As businesses rushed to set up their online shopping during lockdowns, Facebook accelerated product innovation to make the process easier, which in turn helped give the social media giant a strong half to the year, says its group industry director Naomi Shepherd.
The social media company, which includes Facebook, Instagram and WhatsApp, reported better-than-expected revenue of US$18.3 billion for quarter two, up 10% from the same time last year. Revenue for the Asia-Pacific was US$3.3 billion, compared to US$3 billion the year prior.
During this time, with many businesses shifting to digital as their physical stores closed due to the pandemic, Facebook ramped up its ecommerce efforts, rolling out Facebook Shops so businesses could set up a free storefront across Facebook and Instagram. Meanwhile, Instagram rolled out new tools such as stickers that allowed restaurants to sell gift cards and food deliveries.
Speaking to AdNews, Shepherd says alongside advertising, it was the innovation of these online tools that attracted brands to the platform and helped it through the pandemic. Shepherd, who works closely with agencies and advertisers, says she’s seen the rate of brands adopting digital products go from a year to a couple of weeks in some cases during the pandemic.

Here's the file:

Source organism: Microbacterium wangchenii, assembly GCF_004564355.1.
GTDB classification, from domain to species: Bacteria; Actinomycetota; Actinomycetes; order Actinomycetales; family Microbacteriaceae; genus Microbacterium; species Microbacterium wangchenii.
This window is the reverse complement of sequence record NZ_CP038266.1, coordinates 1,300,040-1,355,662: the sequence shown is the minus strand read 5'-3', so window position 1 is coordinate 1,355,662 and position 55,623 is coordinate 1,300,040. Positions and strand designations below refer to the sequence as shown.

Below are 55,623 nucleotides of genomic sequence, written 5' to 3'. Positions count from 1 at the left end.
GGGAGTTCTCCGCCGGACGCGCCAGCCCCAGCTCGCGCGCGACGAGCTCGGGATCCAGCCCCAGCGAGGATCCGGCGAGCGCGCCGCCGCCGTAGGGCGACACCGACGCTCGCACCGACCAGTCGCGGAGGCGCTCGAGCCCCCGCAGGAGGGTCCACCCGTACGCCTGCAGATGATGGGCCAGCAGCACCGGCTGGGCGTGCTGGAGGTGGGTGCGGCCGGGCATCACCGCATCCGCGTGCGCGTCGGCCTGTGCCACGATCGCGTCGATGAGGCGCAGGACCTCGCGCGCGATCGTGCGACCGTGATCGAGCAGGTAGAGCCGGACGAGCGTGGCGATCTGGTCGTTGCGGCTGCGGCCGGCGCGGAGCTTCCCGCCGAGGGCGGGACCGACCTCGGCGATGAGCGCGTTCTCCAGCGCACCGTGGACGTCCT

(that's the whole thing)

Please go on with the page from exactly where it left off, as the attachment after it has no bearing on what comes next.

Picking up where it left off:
“We've seen a breakneck shift to ecommerce,” Shepherd tells AdNews. “PwC had a statistic that 40% of Australian businesses have changed their route to market since COVID began, which is amazing when you think on the Australia Day long weekend none of us were talking about the coronavirus and now we've reached this point where almost half of all Aussie businesses have changed their route to market.
“I think our strong half was definitely through meeting the needs of people, but also the fast development of products that businesses and advertisers wanted. We've seen Australia actually leading the way in a lot of this stuff as well, and not just in the use of the products that we're building, but actually in some cases in the development of those products as well.”